Mercury testing is used to detect the presence of an excessive amount of mercury in a person's blood and/or urine sample. It may be ordered by a health practitioner to determine whether a person has had short-term exposure to a toxic level of mercury (acute exposure) or has been exposed over an extended period of time (chronic exposure). Testing may also be used to monitor those who may be exposed to mercury in the workplace.
To test for the various forms of mercury [see What is being tested?], more than one type of sample may be collected and tested.
Blood is primarily tested to detect the presence of methyl mercury. Other forms of mercury (metallic and inorganic) can also be detected in the blood, but the amount present will decrease by half about every 3 days as the mercury moves into organs such as the brain and kidneys. Therefore, blood testing must be done within days of suspected exposure.
Urine is used to test for metallic mercury and inorganic forms of mercury, but it cannot be used to determine exposure to methyl mercury.
Hair testing may be useful to detect methyl mercury exposures that occurred several months previously, but hair testing is relatively complex and is not used frequently.
Although not routinely ordered tests, mercury has been shown to be present in nails, breast milk, stool, and breath.
Mercury testing may be ordered when a person has signs and symptoms suggesting excessive exposure to mercury. Acute signs and symptoms may include:
Burning in the mouth and lungs
Cough, difficulty breathing, chest tightness
Difficulty urinating and decreased urine output
Nausea, vomiting, diarrhea, or abdominal cramping
Increased heart rate
Fever or chills
Those who are chronically exposed may have nonspecific symptoms that involve the lungs, kidneys, and nervous system. Some of the chronic symptoms may include:
Problems with hearing, taste and smell
Blurry vision or sometimes tunnel vision
Tingling or tremors in the arms or legs
Testing may also be ordered even in the absence of symptoms when it is known that a person has been exposed to mercury in order to help evaluate the extent of the exposure.
Mercury measurements may be ordered regularly as a monitoring tool for those people who work in industries that utilize mercury and may be ordered, along with tests to detect lead and/or other heavy metals, for individuals who work with a variety of potentially hazardous materials.
Levels of mercury in blood and urine are normally very low. A test result showing no mercury or a low level indicates that it is likely that the person tested has not been exposed to excessive levels of mercury, at least not in the window of time that the test is measuring.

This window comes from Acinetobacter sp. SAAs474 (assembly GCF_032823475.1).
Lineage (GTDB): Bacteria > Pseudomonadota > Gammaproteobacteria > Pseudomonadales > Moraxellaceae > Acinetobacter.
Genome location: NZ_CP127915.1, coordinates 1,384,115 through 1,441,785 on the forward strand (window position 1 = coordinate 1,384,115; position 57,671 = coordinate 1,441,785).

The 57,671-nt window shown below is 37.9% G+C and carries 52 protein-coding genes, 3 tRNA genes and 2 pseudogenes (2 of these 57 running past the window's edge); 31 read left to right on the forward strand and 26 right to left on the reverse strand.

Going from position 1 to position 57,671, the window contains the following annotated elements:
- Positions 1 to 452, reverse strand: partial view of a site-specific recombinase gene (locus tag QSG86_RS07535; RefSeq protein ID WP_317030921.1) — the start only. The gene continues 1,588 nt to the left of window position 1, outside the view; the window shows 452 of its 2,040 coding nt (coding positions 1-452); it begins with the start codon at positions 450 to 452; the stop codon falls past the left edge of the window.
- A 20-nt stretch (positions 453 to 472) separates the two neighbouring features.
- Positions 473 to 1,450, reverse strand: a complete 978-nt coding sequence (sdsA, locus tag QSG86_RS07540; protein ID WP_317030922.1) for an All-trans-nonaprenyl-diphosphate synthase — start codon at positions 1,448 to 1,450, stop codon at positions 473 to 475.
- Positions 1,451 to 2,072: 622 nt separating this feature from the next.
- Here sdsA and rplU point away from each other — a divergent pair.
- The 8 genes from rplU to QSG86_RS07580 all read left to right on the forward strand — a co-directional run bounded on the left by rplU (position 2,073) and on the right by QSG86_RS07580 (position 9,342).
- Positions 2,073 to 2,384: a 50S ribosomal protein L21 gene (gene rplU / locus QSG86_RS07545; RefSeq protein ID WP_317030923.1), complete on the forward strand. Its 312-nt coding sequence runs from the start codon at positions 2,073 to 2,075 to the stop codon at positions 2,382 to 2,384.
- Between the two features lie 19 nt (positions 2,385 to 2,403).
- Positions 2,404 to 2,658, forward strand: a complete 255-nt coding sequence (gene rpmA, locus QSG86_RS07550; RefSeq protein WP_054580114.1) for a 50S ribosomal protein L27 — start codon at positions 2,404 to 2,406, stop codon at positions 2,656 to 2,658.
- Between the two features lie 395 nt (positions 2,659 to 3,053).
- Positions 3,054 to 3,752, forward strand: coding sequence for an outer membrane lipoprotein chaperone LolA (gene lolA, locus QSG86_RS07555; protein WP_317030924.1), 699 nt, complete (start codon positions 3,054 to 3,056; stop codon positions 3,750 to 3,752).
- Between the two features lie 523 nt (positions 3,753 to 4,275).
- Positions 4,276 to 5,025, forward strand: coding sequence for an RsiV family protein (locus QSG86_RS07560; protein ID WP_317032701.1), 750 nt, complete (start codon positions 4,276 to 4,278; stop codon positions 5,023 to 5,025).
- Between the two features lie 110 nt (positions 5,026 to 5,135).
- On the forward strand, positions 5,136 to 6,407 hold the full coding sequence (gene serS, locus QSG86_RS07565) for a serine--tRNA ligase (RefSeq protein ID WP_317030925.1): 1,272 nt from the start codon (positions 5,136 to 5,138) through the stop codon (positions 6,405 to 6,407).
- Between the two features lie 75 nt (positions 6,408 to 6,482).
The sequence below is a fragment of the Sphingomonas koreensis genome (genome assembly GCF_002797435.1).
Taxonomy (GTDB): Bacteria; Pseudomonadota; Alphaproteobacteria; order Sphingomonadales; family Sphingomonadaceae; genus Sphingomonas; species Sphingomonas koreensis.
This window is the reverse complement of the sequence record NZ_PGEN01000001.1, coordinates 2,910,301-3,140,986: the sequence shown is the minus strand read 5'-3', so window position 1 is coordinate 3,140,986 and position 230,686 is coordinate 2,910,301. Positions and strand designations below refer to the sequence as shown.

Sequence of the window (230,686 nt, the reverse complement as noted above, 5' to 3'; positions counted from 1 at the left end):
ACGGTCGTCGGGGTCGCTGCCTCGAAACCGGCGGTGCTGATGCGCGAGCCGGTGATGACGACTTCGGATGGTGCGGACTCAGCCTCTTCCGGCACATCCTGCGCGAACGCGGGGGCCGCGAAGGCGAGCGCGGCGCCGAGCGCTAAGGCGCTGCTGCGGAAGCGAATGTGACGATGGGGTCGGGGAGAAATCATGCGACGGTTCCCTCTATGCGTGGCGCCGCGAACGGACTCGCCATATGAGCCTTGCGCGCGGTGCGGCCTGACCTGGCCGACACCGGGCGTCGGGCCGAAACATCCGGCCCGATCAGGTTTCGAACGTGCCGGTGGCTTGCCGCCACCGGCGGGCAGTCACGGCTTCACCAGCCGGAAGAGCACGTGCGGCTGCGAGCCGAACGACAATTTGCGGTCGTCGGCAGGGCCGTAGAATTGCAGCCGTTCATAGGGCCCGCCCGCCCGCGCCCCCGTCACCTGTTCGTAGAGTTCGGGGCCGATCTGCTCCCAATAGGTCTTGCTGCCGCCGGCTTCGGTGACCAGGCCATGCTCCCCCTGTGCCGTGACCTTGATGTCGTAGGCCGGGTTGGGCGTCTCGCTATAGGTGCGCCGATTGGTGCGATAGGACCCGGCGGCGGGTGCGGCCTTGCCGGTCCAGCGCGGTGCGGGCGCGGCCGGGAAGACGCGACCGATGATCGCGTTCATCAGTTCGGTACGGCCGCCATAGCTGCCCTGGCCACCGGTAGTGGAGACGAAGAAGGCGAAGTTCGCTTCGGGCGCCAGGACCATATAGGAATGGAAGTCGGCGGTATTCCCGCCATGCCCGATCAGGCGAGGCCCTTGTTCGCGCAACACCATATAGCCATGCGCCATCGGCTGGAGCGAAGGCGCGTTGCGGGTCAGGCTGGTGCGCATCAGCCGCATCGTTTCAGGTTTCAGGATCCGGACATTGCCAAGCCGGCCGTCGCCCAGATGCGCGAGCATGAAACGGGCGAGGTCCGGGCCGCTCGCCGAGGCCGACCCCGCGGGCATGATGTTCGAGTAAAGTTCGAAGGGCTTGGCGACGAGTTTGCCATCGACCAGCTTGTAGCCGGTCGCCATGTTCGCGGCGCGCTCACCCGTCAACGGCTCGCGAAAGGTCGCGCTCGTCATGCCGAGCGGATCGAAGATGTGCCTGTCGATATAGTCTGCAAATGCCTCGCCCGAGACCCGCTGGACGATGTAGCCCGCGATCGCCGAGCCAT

An increased blood level suggests a relatively recent exposure to mercury. In general, a blood level greater than 10 mcg/L indicates an unusual level of exposure for someone who does not regularly work with mercury.
In contrast to levels of mercury in the blood, a 24-hour urine sample gives more of an average past history of exposure to metallic or inorganic mercury. Normal urine levels are typically less than 10 mcg/L for someone without risk of occupational exposure. (For information on occupational exposure levels, see the Related Pages tab.)
Levels of mercury in either the blood or urine will not indicate the form or quantity of mercury to which a person was exposed.
An increased level of mercury in hair testing may indicate exposure to increased levels of methyl mercury, but hair samples are rarely used because of issues involving testing standardization, sample contamination, and the fact that hair is subject to many pre-analytical variables (hair exposure to dyes, bleach, shampoo, etc.).
Measures have been taken in recent years to reduce and control the public's exposure to mercury. Stricter regulations and recommendations have lowered the amounts allowable in the air, water, soil, food, and in the workplace.
The high levels of mercury found in certain fish may harm the developing nervous systems in unborn babies and young children. The U.S. Food and Drug Administration (FDA) recommends that pregnant women, women who may become pregnant, young children, and nursing mothers avoid eating shark, swordfish, king mackerel and tilefish. It advises these groups to eat fish that are usually found to have lower levels of mercury such as canned light tuna, shrimp, or salmon.
This article was last reviewed on October 29, 2014. | This article was last modified on October 29, 2014.
The review date indicates when the article was last reviewed from beginning to end to ensure that it reflects the most current science. A review may not require any modifications to the article, so the two dates may not always agree.
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